The tristate has been under heat advisory warnings for much of the summer. These warnings are issued when temperatures and humidity levels are dangerously high. When it’s hotter and harder to breathe outside, your body is at risk for heat illness. Here are a few things you should know about heat illness and how to stay safe this summer.
What is heat illness?
Heat illness happens when your body can’t cool itself down effectively. In normal conditions, your body releases heat in the form of sweat to help lower your temperature.
But when humidity levels are high (typically above 70%), sweating becomes much less efficient.
Because the atmosphere is already saturated with moisture, your sweat takes longer to evaporate. If sweat can’t leave your skin, your body temperature can rise to dangerous levels.
Who’s at risk?
Heat illness can affect anyone, but certain populations are more susceptible. Children, older adults, individuals with cardiovascular conditions, and those who work long hours outdoors are particularly at risk.
What happens to the kidneys during heat illness?
A body temperature of 104 degrees or more can cause significant damage to the kidneys and other organs.
Dehydration can occur if your body is sweating out lots of fluids faster than you’re replacing them. When your body is dehydrated, your blood pressure begins to drop due to a decrease in blood volume. Maintaining a normal blood volume is essential for your organs to receive the oxygen and nutrients they need to function.
Watch out for these symptoms of dehydration:
- Dry mouth
- Dark colored urine (and/or) urinating less frequently
- Slurred speech
When the organs aren’t getting enough blood, metabolic systems can begin to shut down. This includes the kidneys. The body begins to break down muscle tissue and divert blood flow to the kidneys during heat illness, which can result in renal failure.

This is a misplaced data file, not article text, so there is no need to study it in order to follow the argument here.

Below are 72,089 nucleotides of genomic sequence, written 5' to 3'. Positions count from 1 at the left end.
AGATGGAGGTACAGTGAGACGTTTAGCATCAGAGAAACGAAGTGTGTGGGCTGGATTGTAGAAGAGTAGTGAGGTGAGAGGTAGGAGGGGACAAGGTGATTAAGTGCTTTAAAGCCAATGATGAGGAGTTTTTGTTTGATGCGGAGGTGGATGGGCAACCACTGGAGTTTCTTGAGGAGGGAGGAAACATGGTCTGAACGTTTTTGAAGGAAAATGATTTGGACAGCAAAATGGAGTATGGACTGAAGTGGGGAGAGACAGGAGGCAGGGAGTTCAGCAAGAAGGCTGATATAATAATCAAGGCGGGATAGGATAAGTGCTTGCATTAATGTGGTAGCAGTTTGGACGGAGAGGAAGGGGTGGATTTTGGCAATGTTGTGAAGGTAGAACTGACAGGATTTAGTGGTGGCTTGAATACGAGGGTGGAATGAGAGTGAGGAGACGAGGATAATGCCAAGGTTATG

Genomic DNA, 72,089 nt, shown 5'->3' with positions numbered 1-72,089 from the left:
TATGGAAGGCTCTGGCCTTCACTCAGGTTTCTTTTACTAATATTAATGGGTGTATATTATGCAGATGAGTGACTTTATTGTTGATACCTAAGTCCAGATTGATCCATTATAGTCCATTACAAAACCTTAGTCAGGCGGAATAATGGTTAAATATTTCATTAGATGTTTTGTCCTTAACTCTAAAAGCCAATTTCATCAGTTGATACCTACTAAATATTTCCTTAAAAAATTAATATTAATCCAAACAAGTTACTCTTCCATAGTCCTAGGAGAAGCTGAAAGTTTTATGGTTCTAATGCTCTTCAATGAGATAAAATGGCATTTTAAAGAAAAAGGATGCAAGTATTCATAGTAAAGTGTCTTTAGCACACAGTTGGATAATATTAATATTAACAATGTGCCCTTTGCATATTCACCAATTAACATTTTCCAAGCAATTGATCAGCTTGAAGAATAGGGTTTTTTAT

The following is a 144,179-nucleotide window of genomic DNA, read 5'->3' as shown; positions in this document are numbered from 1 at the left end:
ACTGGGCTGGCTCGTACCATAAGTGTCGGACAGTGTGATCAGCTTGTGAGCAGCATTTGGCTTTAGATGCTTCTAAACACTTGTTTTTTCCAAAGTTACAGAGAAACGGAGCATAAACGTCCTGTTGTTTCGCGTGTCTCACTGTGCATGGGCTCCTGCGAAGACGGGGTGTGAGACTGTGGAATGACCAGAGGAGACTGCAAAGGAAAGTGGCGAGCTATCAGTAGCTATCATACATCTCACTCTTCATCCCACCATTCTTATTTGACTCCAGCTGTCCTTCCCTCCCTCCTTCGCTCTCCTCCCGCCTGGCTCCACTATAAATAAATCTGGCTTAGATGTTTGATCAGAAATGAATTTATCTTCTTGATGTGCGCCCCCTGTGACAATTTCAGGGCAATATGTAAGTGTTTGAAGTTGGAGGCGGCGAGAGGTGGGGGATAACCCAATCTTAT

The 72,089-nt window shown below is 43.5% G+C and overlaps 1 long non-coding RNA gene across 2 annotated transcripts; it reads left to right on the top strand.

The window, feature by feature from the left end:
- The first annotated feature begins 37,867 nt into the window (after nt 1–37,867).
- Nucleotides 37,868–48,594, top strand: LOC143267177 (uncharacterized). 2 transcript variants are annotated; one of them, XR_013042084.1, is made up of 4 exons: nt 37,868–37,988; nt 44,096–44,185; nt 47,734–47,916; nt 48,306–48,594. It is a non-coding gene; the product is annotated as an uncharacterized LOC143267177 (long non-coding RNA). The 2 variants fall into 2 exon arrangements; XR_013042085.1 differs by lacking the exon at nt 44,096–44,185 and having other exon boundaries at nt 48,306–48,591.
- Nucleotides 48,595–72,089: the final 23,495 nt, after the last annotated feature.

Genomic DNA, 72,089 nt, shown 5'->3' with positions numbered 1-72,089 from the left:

How to keep safe during a heat wave
There are several important steps you can take during a heat wave to keep yourself and others safe from heat illness.
- Stay in air conditioned spaces.
- If you’re spending time outdoors, do so early in the morning or in the evening when conditions are less intense. Bring water with you.
- Replenish your body with hydrating fluids and foods.
- Wear loose-fitting clothing in lightweight fabrics.
- Protect your skin by applying sunscreen and wearing a hat and sunglasses if you go outside.
- Never leave humans or pets in a closed car in a hot environment.
- Use external cooling techniques like a mist fan or wet towel around your neck.
- Keep blinds and curtains closed to reduce indoor heat.
- Avoid alcoholic beverages, as these can speed up dehydration.
- Avoid spicy foods.
- Check in regularly with those at risk of developing heat illness.
If you suspect that someone has heat illness, get them to a cool location immediately and call 911. Heat illness can be a life threatening emergency, so it’s important to act quickly.
Stay cool out there!